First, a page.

Waimakariri MP Matt Doocey has delivered a passionate speech in Parliament in which he addressed the Government’s Three Waters Bill on behalf of “the vast majority” of his electorate and the wider Canterbury region.
He said the overwhelming opposition to the proposal to centralise Three Waters was blatantly evident, particularly across Canterbury, and Labour’s insistence on forging ahead in the face of such public backlash was tone deaf.
Worse still was the fact Kiwis were misled into believing they could have their say, Doocey said, with 88,000 submissions received on that basis from around the country, yet only 227 were listened to.
“They promised New Zealanders that they could opt out of this reform.
“The Waimakariri District Council went to their ratepayers and asked them, and 95 per cent chose to opt out.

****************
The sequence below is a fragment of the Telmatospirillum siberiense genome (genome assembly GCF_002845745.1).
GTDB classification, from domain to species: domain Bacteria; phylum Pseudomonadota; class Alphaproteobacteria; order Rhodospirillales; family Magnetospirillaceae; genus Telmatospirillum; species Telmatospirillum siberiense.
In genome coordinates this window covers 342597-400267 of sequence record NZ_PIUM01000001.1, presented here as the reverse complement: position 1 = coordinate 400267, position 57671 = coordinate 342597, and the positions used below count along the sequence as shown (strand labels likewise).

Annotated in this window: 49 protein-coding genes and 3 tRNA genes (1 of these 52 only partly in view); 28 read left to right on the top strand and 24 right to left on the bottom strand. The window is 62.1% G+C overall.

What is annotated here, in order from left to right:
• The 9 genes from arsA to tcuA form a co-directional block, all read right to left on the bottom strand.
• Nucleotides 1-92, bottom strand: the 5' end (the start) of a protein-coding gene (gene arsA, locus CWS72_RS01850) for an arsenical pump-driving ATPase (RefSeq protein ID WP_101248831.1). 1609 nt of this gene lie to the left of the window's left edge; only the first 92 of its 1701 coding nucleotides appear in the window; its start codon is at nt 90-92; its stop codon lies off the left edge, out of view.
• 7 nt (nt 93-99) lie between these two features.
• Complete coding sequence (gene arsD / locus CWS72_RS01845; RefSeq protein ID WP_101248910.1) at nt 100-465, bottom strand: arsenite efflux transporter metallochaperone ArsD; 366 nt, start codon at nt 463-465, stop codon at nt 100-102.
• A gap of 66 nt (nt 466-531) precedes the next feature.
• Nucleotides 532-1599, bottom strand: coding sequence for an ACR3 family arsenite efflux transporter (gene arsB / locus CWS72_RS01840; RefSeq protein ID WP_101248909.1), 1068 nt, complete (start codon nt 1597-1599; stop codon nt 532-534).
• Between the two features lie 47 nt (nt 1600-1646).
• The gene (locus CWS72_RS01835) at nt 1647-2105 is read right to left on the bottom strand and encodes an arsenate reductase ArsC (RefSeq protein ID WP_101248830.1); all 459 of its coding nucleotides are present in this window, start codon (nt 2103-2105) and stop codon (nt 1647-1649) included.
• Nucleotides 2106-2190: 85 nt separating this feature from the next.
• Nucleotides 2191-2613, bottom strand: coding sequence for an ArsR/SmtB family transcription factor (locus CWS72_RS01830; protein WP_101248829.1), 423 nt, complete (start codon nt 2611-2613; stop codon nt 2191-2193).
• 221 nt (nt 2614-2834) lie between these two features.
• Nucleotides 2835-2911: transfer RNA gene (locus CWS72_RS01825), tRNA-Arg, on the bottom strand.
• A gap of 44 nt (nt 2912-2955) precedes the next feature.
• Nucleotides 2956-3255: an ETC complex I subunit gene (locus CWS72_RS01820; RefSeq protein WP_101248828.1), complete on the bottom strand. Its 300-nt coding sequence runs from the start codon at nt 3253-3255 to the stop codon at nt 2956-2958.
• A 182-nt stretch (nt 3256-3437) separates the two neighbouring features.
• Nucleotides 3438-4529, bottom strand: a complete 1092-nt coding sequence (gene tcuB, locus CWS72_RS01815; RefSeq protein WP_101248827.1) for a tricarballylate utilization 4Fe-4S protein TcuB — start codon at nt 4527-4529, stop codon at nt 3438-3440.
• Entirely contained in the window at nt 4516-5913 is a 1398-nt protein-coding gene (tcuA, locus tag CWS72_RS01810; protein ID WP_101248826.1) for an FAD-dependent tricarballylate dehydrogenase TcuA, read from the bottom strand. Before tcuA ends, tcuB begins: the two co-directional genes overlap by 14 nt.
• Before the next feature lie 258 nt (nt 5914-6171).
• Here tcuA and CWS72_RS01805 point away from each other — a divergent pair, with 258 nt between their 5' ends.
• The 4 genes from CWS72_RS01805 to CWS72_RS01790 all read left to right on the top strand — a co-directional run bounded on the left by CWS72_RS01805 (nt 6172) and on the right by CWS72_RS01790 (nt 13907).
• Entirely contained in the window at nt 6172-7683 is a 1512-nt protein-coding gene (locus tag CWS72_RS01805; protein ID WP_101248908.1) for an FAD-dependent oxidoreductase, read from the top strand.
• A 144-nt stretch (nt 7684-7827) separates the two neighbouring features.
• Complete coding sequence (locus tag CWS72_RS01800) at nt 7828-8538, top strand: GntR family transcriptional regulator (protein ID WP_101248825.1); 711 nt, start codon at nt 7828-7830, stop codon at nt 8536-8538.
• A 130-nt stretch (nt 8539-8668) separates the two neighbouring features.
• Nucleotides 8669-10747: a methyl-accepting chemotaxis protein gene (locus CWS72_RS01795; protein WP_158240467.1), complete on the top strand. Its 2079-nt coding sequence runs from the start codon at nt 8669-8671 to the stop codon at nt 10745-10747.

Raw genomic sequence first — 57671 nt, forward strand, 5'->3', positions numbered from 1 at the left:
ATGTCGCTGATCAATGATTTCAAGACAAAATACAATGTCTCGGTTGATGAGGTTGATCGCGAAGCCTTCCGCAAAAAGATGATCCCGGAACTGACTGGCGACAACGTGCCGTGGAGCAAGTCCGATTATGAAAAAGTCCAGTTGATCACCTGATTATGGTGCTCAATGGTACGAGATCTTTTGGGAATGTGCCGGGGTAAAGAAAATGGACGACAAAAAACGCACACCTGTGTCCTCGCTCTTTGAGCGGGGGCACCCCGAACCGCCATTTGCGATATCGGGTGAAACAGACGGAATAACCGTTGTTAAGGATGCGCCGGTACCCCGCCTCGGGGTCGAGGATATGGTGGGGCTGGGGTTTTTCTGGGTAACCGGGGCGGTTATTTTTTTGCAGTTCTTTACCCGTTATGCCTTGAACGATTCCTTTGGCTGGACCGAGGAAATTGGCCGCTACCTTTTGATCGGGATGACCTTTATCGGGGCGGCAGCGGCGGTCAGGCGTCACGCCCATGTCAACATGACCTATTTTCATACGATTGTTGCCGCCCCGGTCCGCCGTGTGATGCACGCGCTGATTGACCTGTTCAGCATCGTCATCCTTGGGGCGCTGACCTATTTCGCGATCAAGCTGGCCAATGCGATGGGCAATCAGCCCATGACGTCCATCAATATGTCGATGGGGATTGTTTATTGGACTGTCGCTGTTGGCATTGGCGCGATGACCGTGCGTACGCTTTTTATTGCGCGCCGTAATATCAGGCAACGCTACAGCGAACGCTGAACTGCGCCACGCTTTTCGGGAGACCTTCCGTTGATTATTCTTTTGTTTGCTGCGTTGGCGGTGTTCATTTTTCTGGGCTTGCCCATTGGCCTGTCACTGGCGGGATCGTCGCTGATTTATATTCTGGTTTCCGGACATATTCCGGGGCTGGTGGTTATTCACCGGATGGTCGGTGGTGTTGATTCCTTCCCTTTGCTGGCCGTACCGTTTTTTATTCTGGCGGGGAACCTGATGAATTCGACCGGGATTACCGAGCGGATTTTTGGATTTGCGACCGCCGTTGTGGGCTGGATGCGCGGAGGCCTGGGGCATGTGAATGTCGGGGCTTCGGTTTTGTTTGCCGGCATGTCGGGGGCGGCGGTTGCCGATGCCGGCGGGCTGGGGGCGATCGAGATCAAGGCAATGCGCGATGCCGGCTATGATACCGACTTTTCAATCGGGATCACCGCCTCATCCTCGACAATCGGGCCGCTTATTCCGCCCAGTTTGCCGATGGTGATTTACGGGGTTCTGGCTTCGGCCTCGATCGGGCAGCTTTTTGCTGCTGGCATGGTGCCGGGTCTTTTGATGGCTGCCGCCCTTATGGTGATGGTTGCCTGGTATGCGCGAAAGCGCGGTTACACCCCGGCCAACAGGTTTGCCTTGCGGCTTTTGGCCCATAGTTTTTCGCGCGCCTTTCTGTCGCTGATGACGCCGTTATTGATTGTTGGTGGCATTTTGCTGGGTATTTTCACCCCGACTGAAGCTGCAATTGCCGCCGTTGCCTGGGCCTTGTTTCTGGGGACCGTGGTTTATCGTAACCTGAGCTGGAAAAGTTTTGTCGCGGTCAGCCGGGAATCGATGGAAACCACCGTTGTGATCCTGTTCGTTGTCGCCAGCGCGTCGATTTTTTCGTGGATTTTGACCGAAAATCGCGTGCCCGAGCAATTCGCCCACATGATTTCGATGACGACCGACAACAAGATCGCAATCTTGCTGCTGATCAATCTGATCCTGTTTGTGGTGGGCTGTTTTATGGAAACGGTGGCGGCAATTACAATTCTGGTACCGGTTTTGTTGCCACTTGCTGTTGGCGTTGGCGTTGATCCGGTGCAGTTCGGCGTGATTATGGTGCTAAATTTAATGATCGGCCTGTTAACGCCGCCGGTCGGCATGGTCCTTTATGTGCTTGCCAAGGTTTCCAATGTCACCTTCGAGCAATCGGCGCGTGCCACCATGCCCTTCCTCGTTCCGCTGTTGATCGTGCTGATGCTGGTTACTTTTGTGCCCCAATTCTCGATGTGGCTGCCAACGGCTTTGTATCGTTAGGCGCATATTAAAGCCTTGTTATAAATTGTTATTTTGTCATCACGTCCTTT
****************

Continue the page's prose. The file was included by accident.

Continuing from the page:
“But what do we find from Labour? That it was a legislative all-in – there was no choice.”
Doocey said despite the Bill’s unpopularity, it was clear the Government was intent on ramming it through.
“Come hell or high water, they are going to rush this Bill through Parliament under urgency.”
Waimakariri Mayor Dan Gordon is one of three mayors proposing an alternative Three Waters model, which would retain some key aspects of the Government’s proposal, but at the same time maintain local council ownership.
“I applaud Mayor Gordon for taking this action on behalf of his ratepayers, and I stand by him, his council, and all Waimakariri residents who are fighting this all the way.”
The fact that during the process of the select committee advertisements were running to recruit chief executives to lead the four mega-entities was yet another example of the Government’s arrogance, Doocey said.
“I firmly believe this bill has no mandate in New Zealand, and I want to say well done to Simon Watts for clearly articulating National's position in this debate and making it very clear for those chief executives of those mega-entities who think they've got a cushy job to make the most of it, because you'll be out of a job in a year's time.
“National will repeal this bill because, in fact, it has no mandate from New Zealanders.”
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